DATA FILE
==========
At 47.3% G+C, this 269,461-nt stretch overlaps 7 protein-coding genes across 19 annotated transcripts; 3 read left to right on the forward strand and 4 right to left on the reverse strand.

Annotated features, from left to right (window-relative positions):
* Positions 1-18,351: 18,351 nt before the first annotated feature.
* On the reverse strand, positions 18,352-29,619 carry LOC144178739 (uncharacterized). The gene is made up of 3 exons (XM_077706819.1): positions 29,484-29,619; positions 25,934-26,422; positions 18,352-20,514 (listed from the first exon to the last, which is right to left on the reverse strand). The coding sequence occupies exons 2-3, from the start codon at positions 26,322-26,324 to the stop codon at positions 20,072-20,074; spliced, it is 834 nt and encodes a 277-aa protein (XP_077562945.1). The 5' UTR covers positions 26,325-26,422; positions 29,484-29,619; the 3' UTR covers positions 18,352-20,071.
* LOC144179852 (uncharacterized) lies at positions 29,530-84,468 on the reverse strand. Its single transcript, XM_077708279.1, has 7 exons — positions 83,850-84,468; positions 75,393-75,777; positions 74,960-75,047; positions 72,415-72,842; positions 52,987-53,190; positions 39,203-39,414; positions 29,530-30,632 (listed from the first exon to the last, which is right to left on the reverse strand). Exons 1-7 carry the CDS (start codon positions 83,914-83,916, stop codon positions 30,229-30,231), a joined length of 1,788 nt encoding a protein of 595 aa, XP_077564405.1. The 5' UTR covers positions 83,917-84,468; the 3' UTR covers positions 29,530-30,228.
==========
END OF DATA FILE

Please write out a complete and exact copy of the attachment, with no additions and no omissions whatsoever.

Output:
At 47.3% G+C, this 269,461-nt stretch overlaps 7 protein-coding genes across 19 annotated transcripts; 3 read left to right on the forward strand and 4 right to left on the reverse strand.

Annotated features, from left to right (window-relative positions):
* Positions 1-18,351: 18,351 nt before the first annotated feature.
* On the reverse strand, positions 18,352-29,619 carry LOC144178739 (uncharacterized). The gene is made up of 3 exons (XM_077706819.1): positions 29,484-29,619; positions 25,934-26,422; positions 18,352-20,514 (listed from the first exon to the last, which is right to left on the reverse strand). The coding sequence occupies exons 2-3, from the start codon at positions 26,322-26,324 to the stop codon at positions 20,072-20,074; spliced, it is 834 nt and encodes a 277-aa protein (XP_077562945.1). The 5' UTR covers positions 26,325-26,422; positions 29,484-29,619; the 3' UTR covers positions 18,352-20,071.
* LOC144179852 (uncharacterized) lies at positions 29,530-84,468 on the reverse strand. Its single transcript, XM_077708279.1, has 7 exons — positions 83,850-84,468; positions 75,393-75,777; positions 74,960-75,047; positions 72,415-72,842; positions 52,987-53,190; positions 39,203-39,414; positions 29,530-30,632 (listed from the first exon to the last, which is right to left on the reverse strand). Exons 1-7 carry the CDS (start codon positions 83,914-83,916, stop codon positions 30,229-30,231), a joined length of 1,788 nt encoding a protein of 595 aa, XP_077564405.1. The 5' UTR covers positions 83,917-84,468; the 3' UTR covers positions 29,530-30,228.